Moving the Strong Towns Movement From Critic to Those in the Arena

20170728_065706[1]Over the last few days, I’ve enjoyed the conversation between Johnny Sanphillippo and Chuck Marohn about whether or not it’s possible for the Strong Towns paradigm to be effective in making real change happen in our country.  With that said, I personally walked away from this conversation unsatisfied.  I think it’s very easy for us to feel smart criticizing what is wrong with the world around us. This is especially true when we are able to articulate problems no one else notices in a way that draws attention. And while articulating the problem is the first step to solving it, it has to be just that, the first step, not the only step. Otherwise we merely become the critic that Teddy Roosevelt warned us about in 1910,

Theodore_Roosevelt“It is not the critic who counts; not the man who points out how the strong man stumbles, or where the doer of deeds could have done them better. The credit belongs to the man who is actually in the arena, whose face is marred by dust and sweat and blood; who strives valiantly; who errs, who comes short again and again, because there is no effort without error and shortcoming; but who does actually strive to do the deeds; who knows great enthusiasms, the great devotions; who spends himself in a worthy cause; who at the best knows in the end the triumph of high achievement, and who at the worst, if he fails, at least fails while daring greatly, so that his place shall never be with those cold and timid souls who neither know victory nor defeat.”

My fear in the Strong Towns movement is that we are or will remain a group of critics.  My hope is that we are or will become those actually in the arena striving valiantly, erring, and coming up short again until we either triumph or fail trying.

To be sure, we in Strong Towns are starting to make this move in new and exciting ways. The Strong Towns Summit was an excellent example of the organization’s ability to provide our members in the trenches a national platform to actually have this conversation. I appreciate the blog for the same reason: it gives an opportunity and a platform to voices otherwise not heard.  But with that said, it seems as though the bread and butter of our movement is the articulate critique of those in the arena. We seem to relish our articles that start and end with “The problem with (blank) is (blank).” We seem to be content to stop short of real solutions, throw up our hands and leave it at “I don’t know what the solution is.”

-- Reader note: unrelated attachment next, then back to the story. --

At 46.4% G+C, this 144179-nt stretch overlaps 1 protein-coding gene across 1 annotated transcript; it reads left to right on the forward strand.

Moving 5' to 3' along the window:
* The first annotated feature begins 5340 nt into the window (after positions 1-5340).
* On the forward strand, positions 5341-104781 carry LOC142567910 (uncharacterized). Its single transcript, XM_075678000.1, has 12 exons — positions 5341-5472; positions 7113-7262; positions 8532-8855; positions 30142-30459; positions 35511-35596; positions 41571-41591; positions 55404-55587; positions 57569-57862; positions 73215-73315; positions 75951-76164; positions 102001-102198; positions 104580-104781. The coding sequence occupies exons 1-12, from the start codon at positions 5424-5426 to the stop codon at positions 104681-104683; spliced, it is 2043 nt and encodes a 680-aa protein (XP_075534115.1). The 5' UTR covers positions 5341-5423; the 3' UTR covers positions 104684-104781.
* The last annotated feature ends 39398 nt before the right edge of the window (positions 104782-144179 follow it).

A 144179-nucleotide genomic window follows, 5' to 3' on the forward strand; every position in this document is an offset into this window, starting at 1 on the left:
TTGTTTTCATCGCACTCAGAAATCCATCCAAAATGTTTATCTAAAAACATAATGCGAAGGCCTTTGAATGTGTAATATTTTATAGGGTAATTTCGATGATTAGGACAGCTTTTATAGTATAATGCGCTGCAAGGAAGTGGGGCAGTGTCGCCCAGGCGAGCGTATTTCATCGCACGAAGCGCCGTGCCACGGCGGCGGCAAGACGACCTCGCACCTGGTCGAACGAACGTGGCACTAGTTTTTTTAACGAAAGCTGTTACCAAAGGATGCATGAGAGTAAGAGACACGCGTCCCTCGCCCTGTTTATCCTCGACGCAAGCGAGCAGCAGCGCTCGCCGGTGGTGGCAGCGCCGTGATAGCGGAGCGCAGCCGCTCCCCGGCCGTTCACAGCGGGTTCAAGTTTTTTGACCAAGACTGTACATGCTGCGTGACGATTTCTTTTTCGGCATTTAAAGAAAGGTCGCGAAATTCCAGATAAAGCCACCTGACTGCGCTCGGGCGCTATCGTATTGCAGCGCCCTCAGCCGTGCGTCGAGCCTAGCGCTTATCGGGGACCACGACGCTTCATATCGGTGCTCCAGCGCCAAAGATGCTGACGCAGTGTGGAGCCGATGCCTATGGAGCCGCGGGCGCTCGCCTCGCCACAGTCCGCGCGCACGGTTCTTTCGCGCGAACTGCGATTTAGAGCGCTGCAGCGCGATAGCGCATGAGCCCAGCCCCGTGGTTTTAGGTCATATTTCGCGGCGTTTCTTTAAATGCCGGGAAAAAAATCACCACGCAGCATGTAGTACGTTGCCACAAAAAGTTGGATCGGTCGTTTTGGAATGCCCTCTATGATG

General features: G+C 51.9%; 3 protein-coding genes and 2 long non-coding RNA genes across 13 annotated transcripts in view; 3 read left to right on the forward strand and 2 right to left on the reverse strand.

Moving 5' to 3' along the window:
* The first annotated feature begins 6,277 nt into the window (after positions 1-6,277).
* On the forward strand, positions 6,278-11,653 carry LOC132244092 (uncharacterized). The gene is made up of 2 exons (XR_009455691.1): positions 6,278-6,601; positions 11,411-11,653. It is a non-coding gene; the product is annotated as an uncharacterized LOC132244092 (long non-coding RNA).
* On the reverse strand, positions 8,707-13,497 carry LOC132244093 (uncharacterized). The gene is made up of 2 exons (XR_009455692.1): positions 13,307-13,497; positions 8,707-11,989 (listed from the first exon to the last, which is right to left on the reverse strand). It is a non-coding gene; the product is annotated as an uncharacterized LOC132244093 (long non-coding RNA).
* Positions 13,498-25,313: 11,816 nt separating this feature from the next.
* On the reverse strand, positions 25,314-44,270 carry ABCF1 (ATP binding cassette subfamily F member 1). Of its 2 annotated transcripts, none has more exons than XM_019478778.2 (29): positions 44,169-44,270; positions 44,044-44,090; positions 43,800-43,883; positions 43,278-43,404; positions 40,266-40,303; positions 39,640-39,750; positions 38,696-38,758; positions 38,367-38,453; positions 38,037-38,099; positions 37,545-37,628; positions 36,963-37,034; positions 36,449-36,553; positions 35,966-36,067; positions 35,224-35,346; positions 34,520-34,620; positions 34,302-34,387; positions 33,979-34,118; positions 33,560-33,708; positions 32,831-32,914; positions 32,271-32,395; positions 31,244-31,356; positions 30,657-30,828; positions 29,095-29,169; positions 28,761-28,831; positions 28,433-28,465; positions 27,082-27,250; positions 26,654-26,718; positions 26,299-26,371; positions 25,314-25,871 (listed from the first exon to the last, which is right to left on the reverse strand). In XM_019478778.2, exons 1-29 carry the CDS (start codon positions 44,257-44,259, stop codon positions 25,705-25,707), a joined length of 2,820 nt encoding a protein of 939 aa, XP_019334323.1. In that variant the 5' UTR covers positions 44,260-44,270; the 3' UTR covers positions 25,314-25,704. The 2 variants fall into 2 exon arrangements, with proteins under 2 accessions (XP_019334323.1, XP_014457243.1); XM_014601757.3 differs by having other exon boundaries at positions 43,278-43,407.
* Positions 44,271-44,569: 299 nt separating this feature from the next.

Perhaps this is a symptom of a movement that is not yet burdened with the responsibility of real power or decision-making authority. As with all outside parties looking in, maybe it’s just easier to rally the people with discontent than to potentially divide them with controversial and messy solutions. Just as “Look at these problems, elect us to office – we’ll figure out the solutions once we assume power” doesn’t seem to serve the public well in politics, so too should it serve as a warning for us in Strong Towns. A real practical plan on how to move forward is needed should any of us have the opportunity to obtain positions of authority to make the differences we want to see.

But all this that I’ve said so far is merely a symptom of a bigger elephant in the room: We ourselves don’t actually know how to deal with the mass-distributed automobile in the places we call home, whether that be urban, suburban, or rural. To Johnny’s point, sure we can point to the merits of traditional urban development built in times before the mass-distributed automobile, but is reverting back really a practical solution for the future?

Take for instance the “Taco John” curbside chat example in which two identical blocks are presented as all but equal except one is built in the traditional pattern and the other in the suburban pattern. In real terms what that actually means is that in the traditional style, parking is not accounted for on-site while in the suburban style development it is.

Brainerd371_1

In this example, we say that the old and blighted  block is more walkable and provides 41% more taxes than the shiny and new Taco John block. Therefore, why don’t we just keep building like we used to?

Taco John Comparison

Yet perhaps an inconvenient and overlooked truth is that today a large amount of automobile parking is still needed to support the viability of traditional style development. In even this, our movement’s most basic example, this is evidenced by the unaccounted for parking lot carved out behind those stores.

Old Blighted2

Old Blighted3

TacoJohn2